Happy to be Here

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Penguin Books, 1983 - Short stories, American - 276 pages
13 Reviews
A collection of short stories from America's favorite midwestern wit.

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ISBN 0140092315 - To be honest, I'd like to get back the time I spent reading this book. It's not awful, it's not particularly good, but I found little in it that appealed to me and I wouldn't read it again. Keillor seems like the kind of guy it would be fun to have a drink with, but Happy To Be Here? Eh.
- AnnaLovesBooks
 

Review: Happy to Be Here

User Review  - David Ward - Goodreads

Happy To Be Here by Garrison Keillor (Atheneum 1982) (Fiction). This is a collection of essays from the urbane, witty, and sophisticated Keillor (think of his “New Yorker” period output). It has ... Read full review

Contents

Introduction
7
Jack Schmidt Arts Administrator
17
The True Story of a Young Person
28
Copyright

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About the author (1983)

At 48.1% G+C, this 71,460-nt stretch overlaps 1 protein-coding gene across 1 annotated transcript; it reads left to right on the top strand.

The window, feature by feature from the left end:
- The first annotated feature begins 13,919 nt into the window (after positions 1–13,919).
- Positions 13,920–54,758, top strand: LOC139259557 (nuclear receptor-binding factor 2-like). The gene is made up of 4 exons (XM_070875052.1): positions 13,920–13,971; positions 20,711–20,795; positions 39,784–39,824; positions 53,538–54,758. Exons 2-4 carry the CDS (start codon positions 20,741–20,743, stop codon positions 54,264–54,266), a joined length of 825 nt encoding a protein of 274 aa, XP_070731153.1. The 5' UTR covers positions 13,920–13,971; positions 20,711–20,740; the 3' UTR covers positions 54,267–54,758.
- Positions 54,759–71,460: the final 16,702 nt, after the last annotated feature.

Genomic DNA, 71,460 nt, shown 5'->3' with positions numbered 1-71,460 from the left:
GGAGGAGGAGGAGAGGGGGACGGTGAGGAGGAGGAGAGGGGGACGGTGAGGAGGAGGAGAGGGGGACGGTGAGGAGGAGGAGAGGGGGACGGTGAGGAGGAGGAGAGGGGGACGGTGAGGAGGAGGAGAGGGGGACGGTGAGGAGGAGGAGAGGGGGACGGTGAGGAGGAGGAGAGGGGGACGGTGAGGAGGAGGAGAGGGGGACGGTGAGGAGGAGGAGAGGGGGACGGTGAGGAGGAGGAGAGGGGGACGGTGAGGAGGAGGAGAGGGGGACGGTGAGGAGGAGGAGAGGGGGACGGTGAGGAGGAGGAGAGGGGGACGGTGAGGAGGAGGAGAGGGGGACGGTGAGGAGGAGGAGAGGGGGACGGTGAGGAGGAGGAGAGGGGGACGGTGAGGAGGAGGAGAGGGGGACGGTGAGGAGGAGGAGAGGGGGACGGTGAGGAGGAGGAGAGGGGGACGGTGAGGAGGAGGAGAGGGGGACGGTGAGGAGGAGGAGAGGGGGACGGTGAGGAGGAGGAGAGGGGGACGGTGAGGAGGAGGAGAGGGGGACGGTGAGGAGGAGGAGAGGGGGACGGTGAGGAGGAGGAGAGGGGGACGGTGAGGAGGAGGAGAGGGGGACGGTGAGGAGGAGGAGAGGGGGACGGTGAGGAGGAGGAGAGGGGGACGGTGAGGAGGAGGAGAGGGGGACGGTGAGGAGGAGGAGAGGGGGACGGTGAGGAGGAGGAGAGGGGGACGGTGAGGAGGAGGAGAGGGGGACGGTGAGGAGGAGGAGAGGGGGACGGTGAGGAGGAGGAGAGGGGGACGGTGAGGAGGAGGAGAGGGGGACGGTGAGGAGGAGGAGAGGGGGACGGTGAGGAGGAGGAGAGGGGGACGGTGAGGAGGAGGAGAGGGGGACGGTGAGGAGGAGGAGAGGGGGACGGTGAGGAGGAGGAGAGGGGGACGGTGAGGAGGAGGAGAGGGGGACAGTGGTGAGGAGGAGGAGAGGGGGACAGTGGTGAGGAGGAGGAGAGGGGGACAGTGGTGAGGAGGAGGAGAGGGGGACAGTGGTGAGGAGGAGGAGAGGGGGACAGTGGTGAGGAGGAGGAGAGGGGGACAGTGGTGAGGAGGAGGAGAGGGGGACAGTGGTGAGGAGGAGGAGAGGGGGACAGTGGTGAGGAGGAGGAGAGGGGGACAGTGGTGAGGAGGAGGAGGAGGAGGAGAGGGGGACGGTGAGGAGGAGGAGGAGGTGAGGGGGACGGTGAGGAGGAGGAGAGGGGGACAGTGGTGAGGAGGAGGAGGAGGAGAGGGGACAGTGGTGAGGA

Humorist Garrison Keillor was born Gary Edward Keillor in Anoka, Minnesota on August 7, 1942. He began using the pen name Garrison at the age of thirteen. He received a B.A. from the University of Minnesota in 1966 and paid for his tuition by working at the campus radio station. In 1974, he wrote an essay for the New Yorker about the Grand Ole Opry, which led to his live radio program, A Prairie Home Companion. Stories from Prairie Home were collected and published, but his debut as a novelist was in 1985 with Lake Wobegon Days. His other novels include WLT: A Radio Romance, The Book of Guys, Wobegon Boy, Me by Jimmy (Big Boy) Valente, and Good Poems, American Places. He has also written the children's books Cat, You Better Come Home, The Old Man Who Loved Cheese, and The Sandy Bottom Orchestra. He won a Grammy Award for his recording of Lake Wobegon Days and was inducted into the National Radio Hall of Fame in 1994. Keillor received a National Humanities Medal from the National Endowment for the Humanities in 1999. In September 2007, Keillor was awarded the John Steinbeck Award.

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